Not All Sleep is "Good Enough" Sleep. What is Restorative Sleep and Why is it Important.
Updated: May 24, 2021
I recently heard an Army leader say "physical fitness will win a battle, but cognitive fitness will win a war." We spend our days challenging our brains and bodies at a very high operational tempo, but oftentimes, we forget about the most critical weapon system for benefiting both physical & cognitive performance: sleep. It is pretty clear that sleep is important. Technologies and products aimed to improve sleep is a billion dollar business. But what people often do not acknowledge is that not all sleep is the same. In order to perform at your best athletically and tactically, it is necessary and critical for sleep to be restorative.
What is restorative sleep?
Restorative sleep can be objectively and subjectively defined. Objectively, restorative sleep is sleep comprised of > 40% of the deepest stage (stage 3) of non-rapid eye movement sleep (NREM) and rapid eye movement (REM) sleep. During stage 3/NREM sleep, the body and brain shift from a catabolic to an anabolic state, replenishing energy stores at the level of the cell (e.g., ATP; Plante et al. 2014) and muscle (e.g., glycogen; Schmidt et al. 2014) to name a few. The body also releases anabolic hormones such as testosterone, growth hormone, and insulin growth factor, in order to further augment recovery (reviewed in Schmidt et al. 2014). The brain also clears waste/toxins from the brain (Eide et al. 2021). During REM sleep, the brain undergoes neuroplasticity. Neuronal connections and networks are re-defined and re-wired in order to help an individual retain and recall information the next day (Tononi et al. 2011). Subjectively, restorative sleep is defined by how "refreshed" or "rejuvenated" an individual feels upon awakening. Some people experience sleep inertia meaning that there is a lag between one's actual wake time and when one's brain actually performs and is vigilant/alert (Balkin et al. 1988). Sleep inertia can be conveniently masked or mitigated though by a cup of coffee (Newman et al. 2013).
Ways restorative sleep can be improved holistically rests on one's sleep environment. The three keys are:
o Dark room
o Cool room
o Noise-free room
What about limited opportunities for restorative sleep?
Achieving restorative sleep while traveling for competition, competing in competition, or during a military training exercise is limited and not easy. However, there are several fatigue management strategies developed by military science laboratories and academic partners that can be leveraged. A top three list and explanation of each are below. The bottom line up front (BLUF) is to plan ahead to get sleep prior to "go time" and set your sleeping environment up to be as sleep friendly as possible.
1. Sleep banking is a real thing.
There are several studies from the Army and in elite college athletes showing how extending sleep of normal, healthy young adults prior to anticipated sleep deprivation improve performance (Mah et al. 2017; Rupp et al. 2013) and emotional stability (Alger et al. 2019). Sleeping in > 60 minutes goes a long way.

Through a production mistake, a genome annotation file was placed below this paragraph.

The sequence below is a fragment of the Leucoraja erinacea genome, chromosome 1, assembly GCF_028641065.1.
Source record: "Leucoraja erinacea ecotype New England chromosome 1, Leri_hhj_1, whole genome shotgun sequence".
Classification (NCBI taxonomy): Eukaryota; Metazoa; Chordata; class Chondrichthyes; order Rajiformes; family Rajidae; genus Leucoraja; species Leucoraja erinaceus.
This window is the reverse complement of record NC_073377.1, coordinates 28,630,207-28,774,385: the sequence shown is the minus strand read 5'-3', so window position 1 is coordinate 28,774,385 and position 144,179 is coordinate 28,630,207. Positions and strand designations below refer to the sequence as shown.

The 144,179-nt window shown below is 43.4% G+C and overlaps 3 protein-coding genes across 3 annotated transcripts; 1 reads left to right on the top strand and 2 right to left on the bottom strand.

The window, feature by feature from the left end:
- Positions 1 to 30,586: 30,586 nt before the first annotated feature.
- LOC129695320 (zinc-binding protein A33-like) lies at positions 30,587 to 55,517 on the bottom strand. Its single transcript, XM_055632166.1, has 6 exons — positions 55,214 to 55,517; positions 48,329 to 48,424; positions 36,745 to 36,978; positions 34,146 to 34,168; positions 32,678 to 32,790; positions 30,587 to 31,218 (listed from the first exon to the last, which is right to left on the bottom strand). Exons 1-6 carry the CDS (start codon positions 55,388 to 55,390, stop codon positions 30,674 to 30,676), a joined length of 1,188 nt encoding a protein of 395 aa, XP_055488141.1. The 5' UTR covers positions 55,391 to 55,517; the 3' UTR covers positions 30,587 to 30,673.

2. Exercise tactical napping.
There are again several studies from elite college athletes showing that a < 30 min can help/preserve physical performance and cognition under high stress and fatigue/exhaustion resulting from training (Waterhouse et al. 2007; Soussi et al. 2020). For full effectiveness, it is best to align napping when fatigue and daytime sleepiness naturally set in in the middle of the afternoon. The circadian rhythm of daytime sleepiness is natural and an indication that the brain and body wants to rest.
3. Try to sleep at night as much as possible.
While sleep is like a bank account in that hours sleep during the day counts towards minimizing overall sleep debt, the most restorative sleep is pre-programmed for nighttime sleep (Tarokh et al. 2021). Humans have evolved to be day-active (diurnal) creatures for a reason. Even when sleep opportunities are limited, try to get as many hours at night before shifting to multiple naps across the day.
To conclude, how high performers think about sleep ought to be different than the general population. High performers must routinely perform under high stress and therefore, high performers have to leverage, exploit, and maximize the latest and greatest science of sleep and performance in order to leverage, exploit, and maximize recovery. Sleep technologies and products can help coax the process of restorative sleep but not to the extent that setting up one's environment and mindset can. An athlete's motto should and ought to be "sleep to perform!"
Major Allison J. Brager, PhD is an active duty Army neuroscientist leveraging sleep science discoveries to provide fatigue management solutions for military operations. She sits on fatigue management working groups for NATO, the United States government, and the Army Surgeon General. She has > 30 peer-reviewed publications in flagship sleep and neuroscience journals focused on identifying biomarkers that promote resiliency to sleep deprivation and expedite restorative sleep in extreme environments. MAJ Brager has co-authored chapters on sleep and performance for the NCAA and NASM in addition to serving as a sleep and performance consultant for professional, Olympic, and collegiate athletic programs. Her popular science book, "Meathead: Unraveling the Athletic Brain," bridges her own athletic anecdotes as a Crossfit Games and collegiate athlete with the latest neuroscience on elite athlete performance. At present, she is an astronaut applicant undergoing selection for upcoming missions via NASA. She trained under Dr. Mary A. Carskadon as an undergraduate at Brown University, received her PhD with Dr. David Glass at Kent State University, and did post-doctoral research with Dr. Ketema Paul at Morehouse School of Medicine and Dr. Tom Balkin at the Walter Reed Army Institute of Research.